My family assured me it had happened because of my grief.

But I knew better. And five months later, I knew for sure.

From the moment, my father made his pronouncement that I carried a girl, I always believed the same thing. I wouldn’t even consider a boy’s name.

On January 26, 1982, I pushed a baby out of my womb. When the crying bundle was placed on my chest, I discovered that my father had known what others had not.

“Welcome, Anna Christina,” I said to the granddaughter of my father. I had named her after his mother.

The birth of Anna was a serendipitous event, and one that brought much joy for my mother. Her grieving was lessened as she held the new life within hours of Anna’s birth.

Now thirty-five years later, I still feel my father’s presence. Anna, an artist, often does self-portraits, and every one of them resembles the face of my father. That’s not her intention, but she tells me it always ends up that way.

Recently, I showed a friend a photo of my father as a young man.

“It’s Anna!” my friend exclaimed.

Yes, it is. And the circle of life continues.



This essay is one of dozens in my collection of writings, which I’ve spent the summer putting together in one slender volume.

On September 5, 2017, Eclectic Leanings – Musing from a Writer’s Soul will be released. The book is a collection of my columns, essays, articles, and short stories and represents the breadth of my writing career over the past twenty years. The book is available for pre-order now on Amazon.

Click here to pre-order a copy of Eclectic Leanings.



Author’s Blog Chain

It’s my pleasure today to participate in the Author’s Blog Chain. Francis Guenette tagged me on her blog, Francis Guenette - author photoDisappearing in Plain Sight. I also reviewed her delightful novel, Disappearing in Plain Sight. Disappearing in Plain Sight - coverPlease visit her blog. She writes thoughtful pieces on the process of becoming and sustaining a career as an Indie Author. I’ve found many of her insights very helpful in my journey as an Indie Author.

The Author’s Blog Chain requires me to answer four questions about my writing life, so here goes:

Sketch of P.C. Zick by Jae at Lit and Scribbles

Sketch of P.C. Zick by Jae at Lit and Scribbles

1. What are you currently working on?

I’m working on my next Florida Fiction novel, Native Lands. This work looks at who owns the land on which we live and how we should tend to that land as good stewards. There’s plenty of love and intrigue and nasty antagonists. I hope to publish it sometime before the end of the year. I’m also working on a nonfiction book, Odyssey to Myself, which is a collection of essays on my travels from 2004-2009 and how each trip held a significant life lesson. I’m also developing an editing and book formatting business, which I hope to launch very soon.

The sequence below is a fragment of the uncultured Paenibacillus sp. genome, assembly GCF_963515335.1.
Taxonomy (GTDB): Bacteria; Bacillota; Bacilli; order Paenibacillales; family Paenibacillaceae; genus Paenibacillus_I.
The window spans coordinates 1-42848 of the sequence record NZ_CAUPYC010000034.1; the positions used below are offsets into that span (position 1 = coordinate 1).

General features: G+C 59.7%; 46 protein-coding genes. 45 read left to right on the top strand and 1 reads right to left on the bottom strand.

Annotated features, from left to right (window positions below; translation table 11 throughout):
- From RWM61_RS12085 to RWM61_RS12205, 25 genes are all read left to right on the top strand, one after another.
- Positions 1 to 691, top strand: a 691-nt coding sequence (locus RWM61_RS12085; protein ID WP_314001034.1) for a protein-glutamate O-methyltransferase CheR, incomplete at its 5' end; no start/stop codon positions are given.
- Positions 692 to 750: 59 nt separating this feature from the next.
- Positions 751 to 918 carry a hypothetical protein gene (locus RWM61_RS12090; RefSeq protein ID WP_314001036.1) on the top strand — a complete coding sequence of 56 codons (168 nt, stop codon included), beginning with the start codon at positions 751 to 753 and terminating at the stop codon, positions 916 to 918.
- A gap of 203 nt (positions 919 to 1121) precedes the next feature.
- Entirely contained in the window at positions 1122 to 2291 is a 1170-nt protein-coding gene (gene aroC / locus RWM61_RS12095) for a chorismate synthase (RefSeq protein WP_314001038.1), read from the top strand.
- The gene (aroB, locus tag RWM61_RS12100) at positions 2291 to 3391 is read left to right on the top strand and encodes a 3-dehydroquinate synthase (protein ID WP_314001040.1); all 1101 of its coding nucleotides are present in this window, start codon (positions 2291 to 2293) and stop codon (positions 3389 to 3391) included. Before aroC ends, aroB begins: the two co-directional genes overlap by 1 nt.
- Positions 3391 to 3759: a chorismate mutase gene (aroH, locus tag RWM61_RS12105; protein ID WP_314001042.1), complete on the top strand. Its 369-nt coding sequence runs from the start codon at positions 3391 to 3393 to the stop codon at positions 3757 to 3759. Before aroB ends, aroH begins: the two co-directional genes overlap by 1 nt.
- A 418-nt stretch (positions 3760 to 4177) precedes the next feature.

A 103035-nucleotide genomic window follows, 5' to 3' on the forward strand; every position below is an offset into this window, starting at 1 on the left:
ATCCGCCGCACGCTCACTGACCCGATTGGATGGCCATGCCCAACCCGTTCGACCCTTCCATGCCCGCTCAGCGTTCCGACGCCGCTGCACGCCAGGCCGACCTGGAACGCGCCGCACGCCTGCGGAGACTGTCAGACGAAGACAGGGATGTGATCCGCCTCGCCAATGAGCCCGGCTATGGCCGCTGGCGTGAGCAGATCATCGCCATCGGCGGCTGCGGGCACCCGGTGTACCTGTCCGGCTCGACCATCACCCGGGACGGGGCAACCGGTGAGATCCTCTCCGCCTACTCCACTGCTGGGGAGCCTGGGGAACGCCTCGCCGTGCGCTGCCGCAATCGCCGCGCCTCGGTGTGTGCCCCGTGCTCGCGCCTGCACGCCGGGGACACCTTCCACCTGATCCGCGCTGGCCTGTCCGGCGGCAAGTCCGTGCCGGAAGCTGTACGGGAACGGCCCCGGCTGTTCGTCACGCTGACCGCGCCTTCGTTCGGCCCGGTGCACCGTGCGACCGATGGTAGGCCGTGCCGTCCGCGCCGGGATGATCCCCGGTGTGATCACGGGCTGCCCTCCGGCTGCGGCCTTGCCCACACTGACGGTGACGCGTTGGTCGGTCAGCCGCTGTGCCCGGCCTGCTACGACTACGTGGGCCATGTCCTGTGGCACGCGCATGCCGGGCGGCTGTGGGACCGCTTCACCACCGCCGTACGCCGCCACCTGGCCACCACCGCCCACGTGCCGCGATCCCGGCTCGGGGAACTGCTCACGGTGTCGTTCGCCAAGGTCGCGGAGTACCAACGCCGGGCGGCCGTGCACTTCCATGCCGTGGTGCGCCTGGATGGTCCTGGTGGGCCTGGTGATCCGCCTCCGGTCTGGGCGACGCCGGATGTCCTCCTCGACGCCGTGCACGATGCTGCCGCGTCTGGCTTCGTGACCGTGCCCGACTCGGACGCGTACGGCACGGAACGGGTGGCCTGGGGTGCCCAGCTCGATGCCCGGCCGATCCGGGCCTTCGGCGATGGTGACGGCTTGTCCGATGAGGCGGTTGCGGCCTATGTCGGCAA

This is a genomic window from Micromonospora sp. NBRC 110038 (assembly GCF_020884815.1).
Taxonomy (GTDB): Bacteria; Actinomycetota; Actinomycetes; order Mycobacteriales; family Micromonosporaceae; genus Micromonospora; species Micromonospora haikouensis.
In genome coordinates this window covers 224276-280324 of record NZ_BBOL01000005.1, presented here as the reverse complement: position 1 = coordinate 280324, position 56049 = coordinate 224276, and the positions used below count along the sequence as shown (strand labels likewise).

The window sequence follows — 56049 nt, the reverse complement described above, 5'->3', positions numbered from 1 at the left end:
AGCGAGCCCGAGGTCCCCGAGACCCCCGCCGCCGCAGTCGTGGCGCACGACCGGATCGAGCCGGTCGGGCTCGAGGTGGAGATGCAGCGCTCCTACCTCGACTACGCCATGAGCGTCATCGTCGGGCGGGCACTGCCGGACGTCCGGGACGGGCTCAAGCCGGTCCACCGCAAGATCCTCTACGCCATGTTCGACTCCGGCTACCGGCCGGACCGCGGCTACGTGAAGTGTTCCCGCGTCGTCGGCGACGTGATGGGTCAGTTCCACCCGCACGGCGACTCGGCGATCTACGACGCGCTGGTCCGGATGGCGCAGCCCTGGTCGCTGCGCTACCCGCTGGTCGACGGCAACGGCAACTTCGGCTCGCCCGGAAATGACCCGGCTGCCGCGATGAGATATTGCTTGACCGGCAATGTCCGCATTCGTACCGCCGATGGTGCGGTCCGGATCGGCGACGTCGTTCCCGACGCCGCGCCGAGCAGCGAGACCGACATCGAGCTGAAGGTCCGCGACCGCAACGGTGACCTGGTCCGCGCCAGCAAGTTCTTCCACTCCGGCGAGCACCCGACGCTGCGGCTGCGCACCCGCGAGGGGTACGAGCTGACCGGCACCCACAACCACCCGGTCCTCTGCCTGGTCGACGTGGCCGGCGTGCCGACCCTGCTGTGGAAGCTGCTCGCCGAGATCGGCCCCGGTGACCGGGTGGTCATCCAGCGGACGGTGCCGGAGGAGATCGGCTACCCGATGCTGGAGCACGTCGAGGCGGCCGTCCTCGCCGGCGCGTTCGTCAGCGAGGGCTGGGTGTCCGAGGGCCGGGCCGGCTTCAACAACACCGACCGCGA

2. How does your work differ from others’ in the same genre?

I think most authors like to think their work is different from any other work, and I’m no exception. I’ve been compared to Carl Hiassen because I write about the disastrous effects of development on Florida; I’ve been compared to Anne Rivers Siddons because of my southern characters. I may have elements of those writers’ genre in my work, but I also write in-depth about nature and wildlife. I take a page from the John Steinbeck book of writing and try to create metaphors in nature that represent man’s actions. I aspire to write as noteworthy books as those I’ve mentioned!

3. Why do you write what you write?

Good question. I often refer to Rachel Carson’s (Silent Spring) comment on how she chose her subjects. She said that she never chose a subject, but rather the subject chose her. I believe I’ve chosen my path to help bring awareness on issues regarding nature and all its creatures. If we continue to live thoughtless lives without consideration of the natural world around us, then we’re dooming our future generations to some heavy burdens.

4. How does your writing process work?

I’m not sure I have a process. I write when the mood strikes, which is every day. I keep several journals going. I usually have a work in progress. I tend to begin with an idea and then plot it out, researching as I go. With every project, the process changes.

Now that I’ve answered questions about my writing life, I’m tagging three other authors so they can continue the Author’s Blog Chain.

IMG_0140 resized-framedChristina Carson – I discovered Christina Carson’s work through my social media channels and what a lovely surprise to find her. I’ve read one of her books, Suffer the Little Children, and reviewed it, and Christina wrote a guest blog for Author Wednesday in June. Her books are delightful reminders that novels serve as more than entertainment; they also show a way to live a more thoughtful existenceSuffer the Little Children-resized

From Christina: I was born in Chester County, Pennsylvania, when it still looked like the verdant farming country of England. Horses and dairy farming were prominent, and I chose horses. Educated as a scientist, I was a child of the 1960s, and one of the outcomes of that was my stance as war protester. Leaving a Ph.D. program and the United States in 1968, I settled in western Canada and fell in love with the wildness of the country and the tolerance of the people. The cold was a tad stunning, however. I’ve been writing nonfiction and poetry as long as I can remember, but eight years ago, I began to write fiction. In 1996, I came back to the States on the arm of a Vietnam veteran. Now there’s a story for you. Presently, I reside in Alabama with my husband, also a writer. Neither the adventure of life and its wonder, nor what it has yet to teach me seem anywhere close to an end.


Amazon Author Central

Suffer the Little Children

Dying to Know

Blog: Cristina Carson, Writer